From the history of the Jews, we learn that Moses, who during his life was exposed to ordeals and fatigue, lived to the age of 110; Abraham attained to the age of 175; his son, the peaceable Isaac, to 18o; Jacob, who possessed more cunning, lived only to 147; Ishmael, the warrior, to 137; the ever-active Joshua to 1 Io; Sarah to 127; and Joseph, much afflicted in his youth, to 110. Josephus, the historian, commented on the advanced ages of ancient Jews: "Their food was fitted for the prolongation of life; and, besides, God afforded them a longer life on account of their virtue." The secrets of food seem to have been lost and the cultivation of virtues forgotten.
The Essenes (Essenos in Greek means king bee, the epithet of Zeus), a tribe among the Hebrews whose occupation was bee-keeping, enjoyed health and life much longer than other people. Many of them passed the hundred-year mark. Josephus thought that it was due to their "slender" diet. Honey surely was not missing from their bill of fare.
Pliny mentions in his Natural History the traditional manner in which the inhabitants in the Po district placed their bee hives on floats and drifted along the river to supply their bees with new pastures. Apiculture must have been far advanced to furnish the great demand for honey. This was nearly twenty centuries ago, at the time of the birth of Christ. People in the olden days did not have sugar and, as they required and desired sweets, it is logical to surmise that they must have indulged in the sweetest of all, honey. Historical records amply confirm the supposition.
In the seventh book of Pliny's work we find the following passage:
"The year of our Lord seventy-six, falling into the time of Vespasian, is memorable: in which we shall find, as it were, a kalendar of long-lived men; for that year there was a taxing (now a taxing is the most authentical and truest informer touching the ages of men), and in that part of Italy which lieth between the Apennine mountains and the river Po, there were found 124 persons that either equalled or exceeded a hundred years of age, namely,
Fifty-four of 100 years each
Besides these, Parma, in particular, afforded five, whereof
Three were 120 years each
A certain town, then called the Velleiatium, situated in the hills about Placentia, afforded ten, whereof
Six were 110 years each
Pliny quotes from Alexander Cornelius that an Illyrian, named Daudon, lived for 500 years. According to Lucian, Tiresias lived for six centuries. Epimenides of Crete had seen three centuries succeed each other. Onomocritus, the Athenian, reports that certain men in Greece and their families enjoyed perpetual youth.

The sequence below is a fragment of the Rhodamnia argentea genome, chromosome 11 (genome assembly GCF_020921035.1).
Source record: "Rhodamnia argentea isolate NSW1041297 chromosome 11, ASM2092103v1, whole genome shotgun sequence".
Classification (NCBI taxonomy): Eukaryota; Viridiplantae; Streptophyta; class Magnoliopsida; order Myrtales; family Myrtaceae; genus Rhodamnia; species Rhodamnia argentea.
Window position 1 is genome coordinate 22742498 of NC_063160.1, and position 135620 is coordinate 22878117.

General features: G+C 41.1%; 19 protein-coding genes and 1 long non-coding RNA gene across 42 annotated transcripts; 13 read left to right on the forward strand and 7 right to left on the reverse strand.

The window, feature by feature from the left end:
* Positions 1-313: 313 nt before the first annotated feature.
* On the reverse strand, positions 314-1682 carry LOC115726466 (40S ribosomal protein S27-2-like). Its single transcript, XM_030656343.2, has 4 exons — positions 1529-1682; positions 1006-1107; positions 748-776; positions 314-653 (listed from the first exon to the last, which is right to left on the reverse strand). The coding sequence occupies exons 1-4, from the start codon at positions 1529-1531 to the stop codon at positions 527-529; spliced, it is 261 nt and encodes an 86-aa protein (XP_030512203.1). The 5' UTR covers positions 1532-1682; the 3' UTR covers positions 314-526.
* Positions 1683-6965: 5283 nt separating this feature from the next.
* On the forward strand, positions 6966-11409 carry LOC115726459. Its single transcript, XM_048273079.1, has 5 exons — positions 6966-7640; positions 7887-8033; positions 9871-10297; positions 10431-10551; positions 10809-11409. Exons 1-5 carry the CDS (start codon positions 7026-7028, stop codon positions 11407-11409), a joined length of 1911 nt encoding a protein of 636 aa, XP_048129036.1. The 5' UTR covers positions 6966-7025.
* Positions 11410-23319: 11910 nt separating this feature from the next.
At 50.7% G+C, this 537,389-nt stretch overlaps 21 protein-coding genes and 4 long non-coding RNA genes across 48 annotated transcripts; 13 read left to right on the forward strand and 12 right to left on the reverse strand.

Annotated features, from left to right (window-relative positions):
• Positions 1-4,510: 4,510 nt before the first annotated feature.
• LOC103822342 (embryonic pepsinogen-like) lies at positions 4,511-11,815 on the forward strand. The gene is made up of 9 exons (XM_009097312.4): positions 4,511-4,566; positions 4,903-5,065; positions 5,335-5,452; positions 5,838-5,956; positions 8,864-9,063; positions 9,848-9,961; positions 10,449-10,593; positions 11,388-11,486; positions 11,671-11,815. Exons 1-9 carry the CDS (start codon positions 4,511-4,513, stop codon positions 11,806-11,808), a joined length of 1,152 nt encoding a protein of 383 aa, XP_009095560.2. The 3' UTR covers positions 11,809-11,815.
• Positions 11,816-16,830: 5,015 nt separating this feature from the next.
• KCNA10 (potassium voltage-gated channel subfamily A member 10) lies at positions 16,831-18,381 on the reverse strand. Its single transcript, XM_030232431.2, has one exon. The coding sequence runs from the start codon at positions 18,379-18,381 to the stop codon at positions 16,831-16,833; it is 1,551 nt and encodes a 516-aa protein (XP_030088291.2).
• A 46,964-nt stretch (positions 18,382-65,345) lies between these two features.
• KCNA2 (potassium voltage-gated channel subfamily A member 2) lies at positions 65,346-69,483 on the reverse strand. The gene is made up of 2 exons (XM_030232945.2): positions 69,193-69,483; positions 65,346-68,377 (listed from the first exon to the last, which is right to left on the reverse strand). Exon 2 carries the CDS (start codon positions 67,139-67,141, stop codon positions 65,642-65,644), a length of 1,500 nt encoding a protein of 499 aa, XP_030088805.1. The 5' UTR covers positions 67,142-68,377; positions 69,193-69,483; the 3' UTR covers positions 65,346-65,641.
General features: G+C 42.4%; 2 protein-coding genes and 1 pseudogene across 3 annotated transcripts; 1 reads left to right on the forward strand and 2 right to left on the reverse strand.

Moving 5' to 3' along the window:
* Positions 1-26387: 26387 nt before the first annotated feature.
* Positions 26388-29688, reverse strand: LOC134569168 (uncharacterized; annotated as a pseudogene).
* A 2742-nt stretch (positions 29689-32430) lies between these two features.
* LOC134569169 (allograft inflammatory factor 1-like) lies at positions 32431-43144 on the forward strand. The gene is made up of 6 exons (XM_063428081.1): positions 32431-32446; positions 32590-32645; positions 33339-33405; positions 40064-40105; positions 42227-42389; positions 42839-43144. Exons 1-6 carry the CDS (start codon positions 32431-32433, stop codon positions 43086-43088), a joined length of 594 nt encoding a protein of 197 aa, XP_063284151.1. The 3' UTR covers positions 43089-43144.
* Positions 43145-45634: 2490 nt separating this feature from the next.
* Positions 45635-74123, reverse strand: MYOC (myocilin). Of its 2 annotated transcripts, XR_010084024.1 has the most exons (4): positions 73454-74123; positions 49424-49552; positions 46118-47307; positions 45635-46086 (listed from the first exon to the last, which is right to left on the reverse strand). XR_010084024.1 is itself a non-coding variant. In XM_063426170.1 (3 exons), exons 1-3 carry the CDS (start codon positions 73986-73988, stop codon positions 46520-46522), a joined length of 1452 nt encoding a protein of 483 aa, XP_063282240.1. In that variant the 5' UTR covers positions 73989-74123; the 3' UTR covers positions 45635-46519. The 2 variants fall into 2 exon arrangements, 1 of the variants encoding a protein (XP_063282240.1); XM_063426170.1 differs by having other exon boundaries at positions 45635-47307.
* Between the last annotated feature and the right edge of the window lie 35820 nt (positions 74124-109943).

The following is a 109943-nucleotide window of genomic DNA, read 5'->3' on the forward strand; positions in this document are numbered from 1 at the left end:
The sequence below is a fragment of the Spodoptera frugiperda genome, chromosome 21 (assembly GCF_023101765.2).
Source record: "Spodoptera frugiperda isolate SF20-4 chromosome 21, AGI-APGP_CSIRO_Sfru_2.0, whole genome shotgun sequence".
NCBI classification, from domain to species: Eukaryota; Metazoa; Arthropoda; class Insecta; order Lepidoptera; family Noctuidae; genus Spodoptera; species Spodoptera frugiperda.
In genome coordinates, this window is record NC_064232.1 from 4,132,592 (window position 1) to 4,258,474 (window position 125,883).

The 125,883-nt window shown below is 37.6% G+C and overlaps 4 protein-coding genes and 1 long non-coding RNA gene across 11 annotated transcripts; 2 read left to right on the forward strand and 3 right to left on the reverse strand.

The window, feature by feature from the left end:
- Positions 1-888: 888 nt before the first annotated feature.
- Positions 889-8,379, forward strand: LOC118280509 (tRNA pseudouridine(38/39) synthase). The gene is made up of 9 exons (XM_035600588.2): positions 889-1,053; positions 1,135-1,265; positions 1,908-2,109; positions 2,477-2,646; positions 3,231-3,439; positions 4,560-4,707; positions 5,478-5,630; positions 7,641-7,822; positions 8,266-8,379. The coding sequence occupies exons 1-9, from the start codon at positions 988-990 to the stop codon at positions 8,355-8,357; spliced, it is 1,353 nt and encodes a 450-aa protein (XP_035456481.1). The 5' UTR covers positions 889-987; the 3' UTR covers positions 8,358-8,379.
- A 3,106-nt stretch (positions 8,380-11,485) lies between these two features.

Pliny has written more about the nutritional and medicinal value of honey than any other ancient author. In his day, honey was an important food and a component of most popular drinks. Pliny's frequent eulogy of honey and the above statistics must have some correlation.
Honey was an important food, medicine and a principal commodity, and mead the universal drink also among the ancient Britons. The bardic name of Great Britain was, THE HONEY ISLE OF BELI." There is not a shadow of a doubt but that the inhabitants of the British Isles freely indulged in honey. Pliny re-ported that these "Islanders" consumed a great quantity of honey-brew. Tickner Edwardes remarks, "among the Anglo-Saxons the beehives supplied the whole nation, from the King down to the poorest serf, not only with an important part of their food but with drink and light as well." It is not surprising that the old Britons reached a ripe old age. Plutarch remarked, "the ancient Britons only begin to grow old at 12o years." The following documentary evidences may be of interest:
Thomas Carn, according to the parish register of the church of St. Leonard, Shoreditch, died on January 28, 1588, aged 207 years. He was born under the reign of Richard II (1381 A.D.) and lived through the reigns of twelve kings and queens of England.
Thomas Parr, a native of Shropshire, died on the 16th day of November, 1635, at the age of 152. There is a story about Parr that he was asked by his sovereign Charles I. what he had done in his long life that other people could not accomplish. He answered that the Church had ordered him, when he was 102, to do penance. Thomas Parr at that age fell in love with Catherine Milton and had a child by her. Later, at the age of 12o, he married a widow. Shortly before his death Parr was invited to London by the Earl of Arundel, where he was introduced to his monarch and royally feasted. The rich food he indulged in, did not agree with him and he died soon after-ward. An autopsy was performed which revealed a congestion (plethora) of his viscera, otherwise the doctor who made the postmortem found his internal organs in perfect condition and believed that Parr could have lived for many more years if it had not been for his visit to London. Parr's maxim was, to keep one's head cool by temperance and the feet warm by exercise; to go to bed early and to rise early; and if one were inclined to become fat, he should keep his eyes open and his mouth shut. Parr's grandfather, a native of Bedfordshire, died in his 100th year. At the age of 85, he had a complete set of new teeth and his snowy hair became darker (Philosophical Transactions, Vol. XXIII). It was recorded of Parr that he was very fond of metheglin (honey wine).